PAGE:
It looks like our automated creations are beginning to get the best of their meatbag overlords. Two studies show that automated labor is increasingly taking over middle-class jobs and that babies will regard humanoid robots as sentient beings.

First off, a recent paper by economists David Autor and David Dorn notes that automated labor has played a large part in polarizing American income over the last several years. Thanks to the replacement of mid-range jobs (like manufacturing) with automated labor, the workforce is increasingly being divided into low-income, low-training employment (manual labor like lawn work) and high-income, training-intensive positions (lawyers).


Additionally, technology is allowing the off-shoring of once-domestic middle-class jobs (like call centers), and future personal robotics technology has the potential to edge out low-income labor. We're nowhere near Rosie the Robot, but we do have mechanical men doing beer runs. You can read more about the implications of Autor and Dorn's research in GOOD.

Also, a study conducted by Andrew Meltzoff, Rechele Brooks, and Rajesh Rao of the University of Washington indicates that babies regard a robot as a sentient being if they witness others interacting with the robot. Despite Morphy the robot's tiny, boxy appearance, the babies who saw adults interacting with Morphy were more likely to pay attention to the robot's shifting gaze. It is worth noting that the adults' interactions reinforced that Morphy had body parts akin to humans. Here was the study's methodology:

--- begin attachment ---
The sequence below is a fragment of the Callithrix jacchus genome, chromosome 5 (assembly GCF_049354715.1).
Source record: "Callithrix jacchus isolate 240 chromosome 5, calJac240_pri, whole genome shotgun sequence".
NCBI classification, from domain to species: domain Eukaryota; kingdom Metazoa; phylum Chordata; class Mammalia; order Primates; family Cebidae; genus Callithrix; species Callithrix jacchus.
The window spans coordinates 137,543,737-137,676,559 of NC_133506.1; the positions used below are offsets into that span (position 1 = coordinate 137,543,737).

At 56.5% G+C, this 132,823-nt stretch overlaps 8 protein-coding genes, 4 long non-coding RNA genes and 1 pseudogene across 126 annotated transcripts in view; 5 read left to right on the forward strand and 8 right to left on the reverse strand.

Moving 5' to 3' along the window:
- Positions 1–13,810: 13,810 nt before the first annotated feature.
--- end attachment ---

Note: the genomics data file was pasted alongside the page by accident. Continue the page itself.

During the experiment, an 18-month-old baby sat on its parent's lap facing Rechele Brooks, a UW research assistant professor and a co-author of the study. Sixty-four babies participated in the study, and they were tested individually. They played with toys for a few minutes, getting used to the experimental setting. Once the babies were comfortable, Brooks removed a barrier that had hidden a metallic humanoid robot with arms, legs, a torso and a cube-shaped head containing camera lenses for eyes. The robot — controlled by a researcher hidden from the baby — waved, and Brooks said, "Oh, hi! That's our robot!"

Following a script, Brooks asked the robot, named Morphy, if it wanted to play, and then led it through a game. She would ask, "Where is your tummy?" and "Where is your head?" and the robot pointed to its torso and its head. Then Brooks demonstrated arm movements and Morphy imitated. The babies looked back and forth as if at a ping pong match, Brooks said.

At the end of the 90-second script, Brooks excused herself from the room. The researchers then measured whether the baby thought the robot was more than its metal parts.

The robot beeped and shifted its head slightly — enough of a rousing to capture the babies' attention. The robot turned its head to look at a toy next to the table where the baby sat on the parent's lap. Most babies — 13 out of 16 — who had watched the robot play with Brooks followed the robot's gaze. In a control group of babies who had been familiarized with the robot but had not seen Morphy engage in games, only three of 16 turned to where the robot was looking.


So yeah, it looks like the first wave of the robot uprising won't be skull-headed killbots — the initial deployment will be adorable cyber-dwarf saboteurs, whose adorable, belly-pointing antics will win the hearts and minds of the youth.

[Via Popular Science and The University of Washington. Middle photo via University of Washington.]


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